Filling polygons using this mode works only if the polygons are edited correctly, i.e. their direction is correct. Furthermore it is slightly slower than the regular fill mode.

6.1.3  Placing Images

Smrender allows to place images at the position of nodes or to fill areas using an image as pattern.
   <definition>  := 'img:' [ <param> [ ';' <param> ... ]]
   <param>       := <name> '=' <value>
   <name>        := 'file' | 'angle' | 'scale' | 'mkarea' | 'anglekey'

The parameter file is mandatory and contains a path to a PNG file. If Smrender was compiled with librsvg2 (see Section A) it supports SVG files as well. The image is placed with its center directly at the position of the matching node without any modifications.
The parameter angle specifies an angle between 0 and 360 degrees to which to image may be rotated before it is placed onto the map.
If angle is set to "auto", Smrender tries to find a rotation angle. This works as described in Section 6.1.1. The rotation function does not take the image itself into account except its size. The rotation test starts at direction East and rotates counterclockwise. Obviously, this makes only sense if it is applied to asymmetric non-centered images, such as light flares. On areas, "auto" has no effect.
The paramter anglekey defines the name of the key of a tag which is used to derive the angle of rotation during runtime. It is implemented in the same way as it is for captions (see Section 6.1.1). Obviously, this does not work together with angle=auto. The latter is ignored if anglekey is set.
The parameter scale allows to scale the image. A value greater than 1 will enlarge the image, if scale is less than 1 it will shrink the image. Smrender allows to set a global scaling parameter which is applied to all images, additionally. This is set with the command line parameter -s (see Section 4.2).
The parameter mkarea is a boolean parameter. If set to yes, the auto-rotation function will add nodes and ways to the data which indicate the level priority of the angles around the node. This is mainly intended for debugging.

6.2  Data Manipulation

6.2.1  Adding Objects

With this action you can add OSM objects as defined in the ruleset to the data. You can use this to add specific OSM objects during during the stage of rendering. Thus, you don't have to "pollute" your source data with map-specific data before. Typically, those objects added are graphically rendered by a subsequent rule. Currently, Smrender only OSM nodes are supported.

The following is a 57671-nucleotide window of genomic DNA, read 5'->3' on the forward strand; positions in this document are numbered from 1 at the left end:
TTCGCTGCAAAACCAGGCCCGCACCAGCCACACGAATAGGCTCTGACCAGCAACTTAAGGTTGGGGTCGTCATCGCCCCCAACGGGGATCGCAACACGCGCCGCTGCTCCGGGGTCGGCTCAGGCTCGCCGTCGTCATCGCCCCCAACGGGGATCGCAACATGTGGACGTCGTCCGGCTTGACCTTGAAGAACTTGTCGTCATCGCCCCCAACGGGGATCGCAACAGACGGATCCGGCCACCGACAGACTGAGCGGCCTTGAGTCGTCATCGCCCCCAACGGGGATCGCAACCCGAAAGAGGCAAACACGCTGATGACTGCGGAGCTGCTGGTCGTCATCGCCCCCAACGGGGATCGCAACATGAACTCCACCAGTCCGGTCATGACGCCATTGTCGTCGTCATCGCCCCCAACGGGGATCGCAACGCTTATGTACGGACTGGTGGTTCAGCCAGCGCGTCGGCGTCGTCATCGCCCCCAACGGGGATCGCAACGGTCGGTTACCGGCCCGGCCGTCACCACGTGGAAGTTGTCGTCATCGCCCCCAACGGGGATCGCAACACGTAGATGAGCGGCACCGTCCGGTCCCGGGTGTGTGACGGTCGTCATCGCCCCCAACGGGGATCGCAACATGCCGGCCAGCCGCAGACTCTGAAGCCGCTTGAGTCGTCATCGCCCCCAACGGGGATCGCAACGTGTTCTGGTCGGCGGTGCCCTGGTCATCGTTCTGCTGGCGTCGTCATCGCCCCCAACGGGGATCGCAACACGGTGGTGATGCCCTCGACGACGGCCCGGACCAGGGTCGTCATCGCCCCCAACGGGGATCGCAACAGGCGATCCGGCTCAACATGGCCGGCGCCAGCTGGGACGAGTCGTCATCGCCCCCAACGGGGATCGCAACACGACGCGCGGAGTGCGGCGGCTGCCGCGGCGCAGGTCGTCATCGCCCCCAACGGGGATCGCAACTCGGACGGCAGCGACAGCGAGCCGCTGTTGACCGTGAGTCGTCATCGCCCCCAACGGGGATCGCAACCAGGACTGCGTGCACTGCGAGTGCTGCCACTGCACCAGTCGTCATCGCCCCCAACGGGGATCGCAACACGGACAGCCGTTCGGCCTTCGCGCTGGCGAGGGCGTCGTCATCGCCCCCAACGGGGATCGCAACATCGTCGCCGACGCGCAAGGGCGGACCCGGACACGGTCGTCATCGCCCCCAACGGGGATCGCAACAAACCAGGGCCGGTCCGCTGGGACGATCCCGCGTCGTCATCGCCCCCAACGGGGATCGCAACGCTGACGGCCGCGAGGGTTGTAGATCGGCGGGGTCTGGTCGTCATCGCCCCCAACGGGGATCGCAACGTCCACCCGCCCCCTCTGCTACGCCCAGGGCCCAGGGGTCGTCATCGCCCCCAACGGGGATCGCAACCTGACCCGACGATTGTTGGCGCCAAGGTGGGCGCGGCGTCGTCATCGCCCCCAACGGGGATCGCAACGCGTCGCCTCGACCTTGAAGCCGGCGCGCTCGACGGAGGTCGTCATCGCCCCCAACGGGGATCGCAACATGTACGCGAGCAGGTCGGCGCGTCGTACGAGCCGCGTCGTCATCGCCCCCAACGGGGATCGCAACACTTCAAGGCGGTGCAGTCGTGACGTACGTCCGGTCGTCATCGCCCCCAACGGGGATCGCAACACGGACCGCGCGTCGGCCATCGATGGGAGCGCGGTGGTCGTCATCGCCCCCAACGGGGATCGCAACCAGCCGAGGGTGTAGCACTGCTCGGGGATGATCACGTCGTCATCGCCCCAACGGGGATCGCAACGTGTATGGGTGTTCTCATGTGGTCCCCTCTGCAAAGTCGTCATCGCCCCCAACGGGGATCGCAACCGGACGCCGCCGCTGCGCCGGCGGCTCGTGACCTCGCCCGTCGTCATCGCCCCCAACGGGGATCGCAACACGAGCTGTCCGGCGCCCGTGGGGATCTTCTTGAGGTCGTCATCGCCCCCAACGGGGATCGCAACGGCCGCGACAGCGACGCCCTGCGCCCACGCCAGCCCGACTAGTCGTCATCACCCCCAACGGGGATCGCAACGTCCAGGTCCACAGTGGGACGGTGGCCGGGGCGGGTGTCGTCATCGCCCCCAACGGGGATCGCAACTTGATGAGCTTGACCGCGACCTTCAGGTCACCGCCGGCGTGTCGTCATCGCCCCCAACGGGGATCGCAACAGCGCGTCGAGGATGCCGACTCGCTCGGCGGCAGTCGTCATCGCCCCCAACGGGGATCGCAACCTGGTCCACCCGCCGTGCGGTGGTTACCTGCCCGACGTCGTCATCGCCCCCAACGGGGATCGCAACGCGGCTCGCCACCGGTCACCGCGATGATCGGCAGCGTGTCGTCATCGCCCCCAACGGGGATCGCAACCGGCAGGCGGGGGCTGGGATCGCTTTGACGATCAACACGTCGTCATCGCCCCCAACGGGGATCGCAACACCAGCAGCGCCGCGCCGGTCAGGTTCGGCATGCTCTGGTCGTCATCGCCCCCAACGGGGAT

<definition>  := 'add:' [ <param> [ ';' <param> ... ]]
   <param>       := <units> | <halign> | <valign> | <reference>
   <units>       := 'units' '=' <decval> [ <udef> ]
   <decval>      := a decimal number
   <udef>        := 'mm' | 'cm' | 'degrees'
   <halign>      := 'halign' '=' <hdef>
   <hdef>        := 'north' | 'south'
   <valign>      := 'valign' '=' <vdef>
   <vdef>        := 'east' | 'west'
   <reference>   := 'reference' '=' <ref>
   <ref>         := 'absolute' | 'relative'

This function adds a node to the OSM data. All tags of the node are copied except the _action_ tag. The position of the new node is derived from its latitude and longitude. By default, the coordinates are treated as absolute values referred to the geographic coordinate system. if reference is set to relative, the coordinates are treated as relative values to the center of the page. This can be influenced by the parameters halign and valign in which case the origin is set to a page border or page corner. The latitude and the longitude have to be set as decimal number. With the parameter units the unit of measurement can be changed. The default is degrees but mm (milimeters) or cm (centimeters) can be used as well. If relative referencing used, positiv values mean a shift to the right (eastern) and upwards (northern), negative values shift to the left (western) and downwards (southern).
Example   The following example adds a node 7 centimeters to the right and above of the lower left page corner.
<node lat="70" lon="70">
  <tag k="compass" v="yes"/>
  <tag k="name" v="2°05'E 2003 (5'E)"/>
  <tag k="bearing" v="2.0833"/>

6.2.2  Adding Tags to Objects

The action set_tags allows to add an arbitrary number of OSM tags to an object. The tags have to be defined through an object within the rules file. This object may have no action tag. The template should have an id because the action set_tags needs to have a reference to it. To format simple looks like the following.
   <action>    := 'set_tags:' <param>
   <param>     := <name> '=' <value>
   <name>      := 'id'